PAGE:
Frontline workers have worked hard during the coronavirus pandemic to keep the economy running. Workers in the construction sector were among those literally at the forefront. During this time it also became apparent that these workers are barely connected to their employers’ systems, and as a result are often isolated. Digital connection can help employees to work smarter and more efficiently, and also creates more involvement on the part of the employer.
The construction sector is one of the most traditional industries. Paper is still the medium of choice for many reports and checklists of completed tasks. In recent years, however, this sector too has witnessed growing digitalization and discussion of a digital workplace that contributes effectively to the success of the construction business. A gulf nevertheless remains between the actual needs of employees and the employer’s view of the workplace. McKinsey found that the “frontline workers” appear to be very eager to learn and have a strong need for regular and clear communication.
In the construction sector, the digital workplace is a work environment that combines technology with work in construction trailers, in factories or on scaffolding. It involves integrating digital resources throughout the work process. This may include the use of digital drawings and plans, and even the use of drones to survey construction sites, or augmented reality to assist during building.
One major road construction company uses digital tools to inspect asphalt, i.e. to detect damage to the roadway and identify the measures needed for its repair. The accident rate in road construction is still high. The company’s technical solution dramatically reduces the time spent by an inspector on the asphalt, from 45 to two minutes. This makes work not only much more efficient, but also a lot safer.
The solution came from within the road construction crew: a team member responsible for conducting inspections began working on smart applications himself. He provided the initial impetus and the IT team then perfected the application.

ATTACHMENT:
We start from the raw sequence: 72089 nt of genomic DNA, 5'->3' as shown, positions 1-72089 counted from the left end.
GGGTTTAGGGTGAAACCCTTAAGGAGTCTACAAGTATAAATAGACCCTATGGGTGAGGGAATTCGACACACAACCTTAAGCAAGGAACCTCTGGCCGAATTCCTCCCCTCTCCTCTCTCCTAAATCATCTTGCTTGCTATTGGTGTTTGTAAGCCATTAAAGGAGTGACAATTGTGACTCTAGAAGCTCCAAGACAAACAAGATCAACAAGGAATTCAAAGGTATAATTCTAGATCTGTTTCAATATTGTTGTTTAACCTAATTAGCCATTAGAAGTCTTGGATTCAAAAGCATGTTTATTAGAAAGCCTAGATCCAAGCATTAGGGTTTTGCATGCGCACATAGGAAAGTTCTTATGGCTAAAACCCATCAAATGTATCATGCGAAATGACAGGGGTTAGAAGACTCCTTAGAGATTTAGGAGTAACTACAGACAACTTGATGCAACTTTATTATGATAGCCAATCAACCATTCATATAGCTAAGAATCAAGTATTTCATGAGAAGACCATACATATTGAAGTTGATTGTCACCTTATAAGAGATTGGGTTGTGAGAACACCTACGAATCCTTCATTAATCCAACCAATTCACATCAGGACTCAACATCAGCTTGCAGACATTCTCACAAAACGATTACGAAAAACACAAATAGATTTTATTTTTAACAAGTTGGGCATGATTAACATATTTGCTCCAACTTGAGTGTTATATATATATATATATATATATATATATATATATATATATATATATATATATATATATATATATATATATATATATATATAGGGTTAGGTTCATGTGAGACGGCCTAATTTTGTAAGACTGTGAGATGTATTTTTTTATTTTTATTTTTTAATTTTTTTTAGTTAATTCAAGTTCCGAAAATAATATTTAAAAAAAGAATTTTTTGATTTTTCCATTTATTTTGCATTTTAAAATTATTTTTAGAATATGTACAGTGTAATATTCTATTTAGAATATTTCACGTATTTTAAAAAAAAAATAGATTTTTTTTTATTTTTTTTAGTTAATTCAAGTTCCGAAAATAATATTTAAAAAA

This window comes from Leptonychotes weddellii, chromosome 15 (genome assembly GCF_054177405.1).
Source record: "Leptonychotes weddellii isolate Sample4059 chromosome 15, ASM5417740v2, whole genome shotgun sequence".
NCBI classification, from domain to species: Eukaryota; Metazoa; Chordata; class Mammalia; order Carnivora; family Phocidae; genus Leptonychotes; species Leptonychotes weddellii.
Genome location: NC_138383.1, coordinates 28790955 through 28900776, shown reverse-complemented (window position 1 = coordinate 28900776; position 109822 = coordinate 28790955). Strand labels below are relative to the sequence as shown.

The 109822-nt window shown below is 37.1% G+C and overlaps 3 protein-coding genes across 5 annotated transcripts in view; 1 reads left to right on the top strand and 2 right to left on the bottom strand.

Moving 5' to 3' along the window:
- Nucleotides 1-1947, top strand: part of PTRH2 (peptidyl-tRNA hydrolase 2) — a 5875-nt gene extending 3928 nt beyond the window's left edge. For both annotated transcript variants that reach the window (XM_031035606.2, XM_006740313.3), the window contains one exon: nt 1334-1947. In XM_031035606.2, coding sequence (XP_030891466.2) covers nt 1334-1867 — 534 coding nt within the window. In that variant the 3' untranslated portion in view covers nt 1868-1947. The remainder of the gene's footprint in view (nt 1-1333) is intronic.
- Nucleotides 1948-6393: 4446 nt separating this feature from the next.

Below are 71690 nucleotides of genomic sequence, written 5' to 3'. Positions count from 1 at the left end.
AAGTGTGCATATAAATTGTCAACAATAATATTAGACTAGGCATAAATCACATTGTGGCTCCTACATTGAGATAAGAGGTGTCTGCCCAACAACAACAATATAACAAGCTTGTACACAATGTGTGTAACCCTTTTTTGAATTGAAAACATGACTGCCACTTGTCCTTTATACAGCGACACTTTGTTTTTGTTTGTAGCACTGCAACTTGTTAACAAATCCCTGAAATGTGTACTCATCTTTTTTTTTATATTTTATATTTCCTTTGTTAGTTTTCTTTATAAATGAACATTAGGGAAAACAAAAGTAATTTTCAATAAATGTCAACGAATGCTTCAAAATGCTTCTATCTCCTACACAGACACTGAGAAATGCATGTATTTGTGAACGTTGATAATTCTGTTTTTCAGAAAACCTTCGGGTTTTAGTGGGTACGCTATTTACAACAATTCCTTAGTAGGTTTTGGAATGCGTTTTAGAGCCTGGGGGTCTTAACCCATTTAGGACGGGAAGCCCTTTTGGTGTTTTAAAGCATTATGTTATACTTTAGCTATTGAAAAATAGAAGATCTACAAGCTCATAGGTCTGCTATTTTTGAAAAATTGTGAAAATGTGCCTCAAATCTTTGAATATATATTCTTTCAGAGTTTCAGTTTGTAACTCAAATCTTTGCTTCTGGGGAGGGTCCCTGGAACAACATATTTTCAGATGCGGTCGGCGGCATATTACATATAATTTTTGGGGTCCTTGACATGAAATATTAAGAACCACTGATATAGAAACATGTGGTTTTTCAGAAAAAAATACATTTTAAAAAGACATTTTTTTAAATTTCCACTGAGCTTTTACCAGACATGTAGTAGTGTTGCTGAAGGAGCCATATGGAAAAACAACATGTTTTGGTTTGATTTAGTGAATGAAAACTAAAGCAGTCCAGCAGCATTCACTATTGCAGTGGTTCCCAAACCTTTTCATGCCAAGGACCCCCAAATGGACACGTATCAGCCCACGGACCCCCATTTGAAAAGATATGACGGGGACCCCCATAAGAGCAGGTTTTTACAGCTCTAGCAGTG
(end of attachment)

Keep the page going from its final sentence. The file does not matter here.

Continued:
The right digital skills
Besides the reduction in time and costs, it’s also important for employees to feel listened to. A modern construction workplace supports cooperation between the trades and employees within a construction company. The use of digital tools enables employees to exchange information and work together easily, even when not in the same location.
Implementing a modern construction workplace presents challenges, however. It’s important to ensure that all employees possess the digital skills they need in order to use the new tools effectively. It may also be difficult at times to strike the right balance between using technology and retaining the traditional practices that are still widespread in the construction sector. The proposed technology must be embraced by the entire company. Companies often face a learning curve during which employees are not available for their usual work because they’re undergoing training. Adoption is now facilitated by workplace gamification, in which employees work and learn at the same time.
Where IT meets HR
All too often, technology is focused solely on productivity and efficiency. These are obviously good reasons for adopting new applications. But technology is also about an emotional bond with co-workers and the employer. Technology can dramatically reduce the distance between the construction trailer and the company office. For example, employees can use video conferencing tools such as Microsoft Teams to cooperate and communicate with ease even when not in the same location.
Employees can also access important information and perform tasks remotely, such as preparing inspection reports. Using augmented reality tools, for example, they can view virtual models of a construction project and visualize the final result much better.
Physical pin boards for schedules or announcements are obsolete: the information on them is too easily overlooked or ignored. Intranets enable organizations to communicate in smarter ways, especially when they include social networking tools like Yammer, collaboration tools like Teams and scheduling tools like StaffHub. The right combination of tools significantly improves cooperation and involvement among employees.
Smart apps can improve the construction process. Consider the following solutions:
- An app to provide employees on the construction site with access to drawings, plans and other important documents.
- An app to track progress as a construction project progresses, and monitor its costs and any problems.
- An app to help employees to solve problems or answer questions arising during the construction process.
- An app to create and manage appointments with clients.
- An app to manage staffing and scheduling.
- An app to create and manage inspection reports.
These are just a few examples. Which apps are most appropriate for a construction company’s own work process are for the company itself to determine.
This sector is also facing a battle for talent. The strategy here is focused primarily on staff retention, and learning is an important aspect in this context. For example, an internal market place assures career progression within the company, since this is where employees find positions, training and opportunities.